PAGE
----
Finally Made it to North Table Mountain Ecological Reserve! I have been wanting to go here for a year now, mostly to catch the wildflowers, but every time I looked at the weather it was 90 degrees, even this week in Mid May the window was small, it was 75 today, but projected to be 86 tomorrow and even hotter the rest of the week. A lot of the space is in direct sunlight, though you can find some shady trees here and there, and the section that we didn’t make it to looked to be all forested.
North Table Mountain is in Northern California right outside of Oroville, and there is plenty of hiking and camping for you and your dog in the area. I know that I plan to go back and do Feather Falls, and camp at Lake Oroville SRA, maybe the Feather Falls Campground if someone can convince me that it is not too sketchy:) A Free campground at a popular trail head, makes me nervous about people walking through my camp all day and night.
North Table Mountain is a gorgeous leash only place to hike with your dog, though as you pull into the parking lot you might not realize it at first as you look across what appears to be a flat land with some fields. Twenty feet in, you will see your first blankets of wildflowers, and if you meander to the left on what appears to be a well worn path running along a tiny stream, you will see more wildflowers lining the stream.
There are no formal marked trails here, but you can tell where people mostly walk, and follow those paths, or make one of your own, just keep the Mighty Oak at the parking lot as your marker for how to get back.
Even though we went late in the wildflower season, and the grass was browning, we still saw many different teeny tiny wildflowers here. It’s hard to capture how beautiful they look, as well as how stunning the small pockets of streams and ponds flowing over ancient basalt lava are.
Cows graze here, and I could smell them and Chico was tempted by their tasty cow patties, but we never saw them.
The terrain can be tricky to walk on, while much of it is normal dirt paths, the paths have sections of that lava rock that can be loose, or sections of just loose softball sized rocks. I would recommend proper shoes here, not flip flops, especially if you want to hike to the waterfalls.
I think that there are 5 or 6 waterfalls here, mostly only flowing in winter and spring. I have read of a 6 mile loop to see all of them, but, I haven’t found a good map that I can understand yet:) I need to take a map class still. Here is one from the Chico Hiking Assoication called The Phantom Falls Cross Country Loop. I also heard that there is a waterfall tour here on the weekends, but there was no mention of it on the North Table Mountain site as of this writing, so maybe a thing of the past.
So those waterfalls…After entering the park we took that left trail along the stream, and got to the only trail marker we saw in the whole park, and that trail was along the edge of a cliff, and I knew it went down to one of the falls–however my fear of heights really kicked in. This trail looked to be 10 inches wide and right on the edge of the cliff, for only like 20 feet, but it was all that loose rock stuff–I’m such a wimp. I’ll go back though when I have my trekking poles with me. I thought it was funny when the sign near the entrance said stay away from unstable cliffs as the land looked all flat, jokes on me! But really, I was surprised how steep that cliffs were.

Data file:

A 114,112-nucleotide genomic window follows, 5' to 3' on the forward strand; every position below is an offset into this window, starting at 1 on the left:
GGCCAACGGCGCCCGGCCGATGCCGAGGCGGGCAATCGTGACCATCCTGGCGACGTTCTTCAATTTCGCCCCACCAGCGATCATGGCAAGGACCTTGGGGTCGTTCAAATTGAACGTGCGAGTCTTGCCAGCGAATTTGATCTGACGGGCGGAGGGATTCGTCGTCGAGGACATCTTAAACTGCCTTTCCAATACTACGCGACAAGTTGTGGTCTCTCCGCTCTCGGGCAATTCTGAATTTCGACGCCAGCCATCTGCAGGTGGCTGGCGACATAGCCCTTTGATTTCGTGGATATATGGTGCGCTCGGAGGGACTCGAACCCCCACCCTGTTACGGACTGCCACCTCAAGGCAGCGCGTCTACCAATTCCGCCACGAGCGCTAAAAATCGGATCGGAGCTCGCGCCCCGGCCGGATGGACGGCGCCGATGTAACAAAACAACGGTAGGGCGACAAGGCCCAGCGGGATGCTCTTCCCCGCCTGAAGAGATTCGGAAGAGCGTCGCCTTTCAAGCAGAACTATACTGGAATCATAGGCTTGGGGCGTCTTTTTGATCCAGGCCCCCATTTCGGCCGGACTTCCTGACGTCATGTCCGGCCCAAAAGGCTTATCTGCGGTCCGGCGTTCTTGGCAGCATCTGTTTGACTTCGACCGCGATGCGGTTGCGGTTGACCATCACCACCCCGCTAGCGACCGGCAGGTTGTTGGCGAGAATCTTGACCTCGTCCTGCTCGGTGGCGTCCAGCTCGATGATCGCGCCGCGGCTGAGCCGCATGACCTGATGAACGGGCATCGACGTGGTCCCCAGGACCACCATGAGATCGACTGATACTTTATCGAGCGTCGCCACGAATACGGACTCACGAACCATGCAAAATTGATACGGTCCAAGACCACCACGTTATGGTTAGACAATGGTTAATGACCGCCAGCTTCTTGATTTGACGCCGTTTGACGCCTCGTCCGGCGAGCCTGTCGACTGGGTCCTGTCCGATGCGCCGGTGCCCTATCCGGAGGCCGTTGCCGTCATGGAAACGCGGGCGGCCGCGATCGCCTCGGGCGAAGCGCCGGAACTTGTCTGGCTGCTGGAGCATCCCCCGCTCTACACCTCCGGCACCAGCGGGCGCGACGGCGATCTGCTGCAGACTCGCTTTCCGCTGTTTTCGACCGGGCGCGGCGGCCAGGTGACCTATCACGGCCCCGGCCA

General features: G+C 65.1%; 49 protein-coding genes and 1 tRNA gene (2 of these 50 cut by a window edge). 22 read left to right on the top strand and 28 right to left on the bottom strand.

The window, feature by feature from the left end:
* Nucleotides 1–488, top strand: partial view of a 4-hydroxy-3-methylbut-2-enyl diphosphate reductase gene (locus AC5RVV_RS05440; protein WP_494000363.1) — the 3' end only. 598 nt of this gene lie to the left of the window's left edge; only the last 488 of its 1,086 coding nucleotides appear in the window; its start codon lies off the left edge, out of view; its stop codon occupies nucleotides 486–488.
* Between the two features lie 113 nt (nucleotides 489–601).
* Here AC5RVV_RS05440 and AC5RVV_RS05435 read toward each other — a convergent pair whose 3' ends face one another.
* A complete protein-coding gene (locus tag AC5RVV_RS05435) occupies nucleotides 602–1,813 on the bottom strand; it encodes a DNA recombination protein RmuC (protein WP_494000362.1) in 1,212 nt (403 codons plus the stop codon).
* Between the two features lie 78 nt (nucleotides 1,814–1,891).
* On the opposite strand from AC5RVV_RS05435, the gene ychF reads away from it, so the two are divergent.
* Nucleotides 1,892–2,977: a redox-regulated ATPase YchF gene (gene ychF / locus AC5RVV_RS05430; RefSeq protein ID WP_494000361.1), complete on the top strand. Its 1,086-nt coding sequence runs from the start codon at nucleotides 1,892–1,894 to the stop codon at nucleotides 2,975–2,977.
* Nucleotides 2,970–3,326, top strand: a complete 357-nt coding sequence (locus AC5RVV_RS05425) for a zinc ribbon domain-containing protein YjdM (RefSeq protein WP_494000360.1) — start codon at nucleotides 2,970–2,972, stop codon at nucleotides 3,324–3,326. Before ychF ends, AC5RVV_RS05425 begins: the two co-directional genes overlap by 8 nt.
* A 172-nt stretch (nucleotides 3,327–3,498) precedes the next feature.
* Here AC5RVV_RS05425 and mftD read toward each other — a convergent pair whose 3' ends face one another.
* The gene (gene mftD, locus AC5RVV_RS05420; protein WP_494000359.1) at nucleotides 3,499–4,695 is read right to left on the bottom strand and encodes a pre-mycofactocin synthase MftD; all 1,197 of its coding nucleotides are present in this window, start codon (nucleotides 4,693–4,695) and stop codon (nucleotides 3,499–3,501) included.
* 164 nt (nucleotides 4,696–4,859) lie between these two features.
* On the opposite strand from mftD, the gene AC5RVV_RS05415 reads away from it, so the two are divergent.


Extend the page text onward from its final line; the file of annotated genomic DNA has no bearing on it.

We went on a weekday and got there at 1, and there were just a few cars in the parking lot, but, on our way back we passed a few groups of people and the lot was half full when we returned. I’m guessing weekends are packed.
There are porta potties in the parking lot, online it says that they are there wildflower season only, I don’t know how accurate this info is, but, be prepared. They were clean too! There are no trash cans, so you’ll need to pack your stuff out. Also you need to buy a lands day pass online.
I’ll post the rest of the photos below, and hopefully get around to all the National Parks that we have camped at in the past year! You can camp at most National Parks with your dog, though most you can’t go on trails…but they all have these different little rules that you can work with…like Yosemite : Paved Surfaces Only–the whole valley floor has sidewalks and paved trails ( plus there are other trails you can take your dog, they have a hand out). Yellowstone : developed areas and must stay within 100 feet of the parking lots, campgrounds, and the road…Old Faithful is a developed area with a nice shady spot behind the bleachers that people sit with their dogs, and within 100 feet of roads is a lot of leeway, especially since the roads run along rivers. Death Valley National Park–allowed on any dirt road–the whole park is hundreds of miles of dirt roads that often run parallel to popular trails, or great jeep roads like Titus Canyon.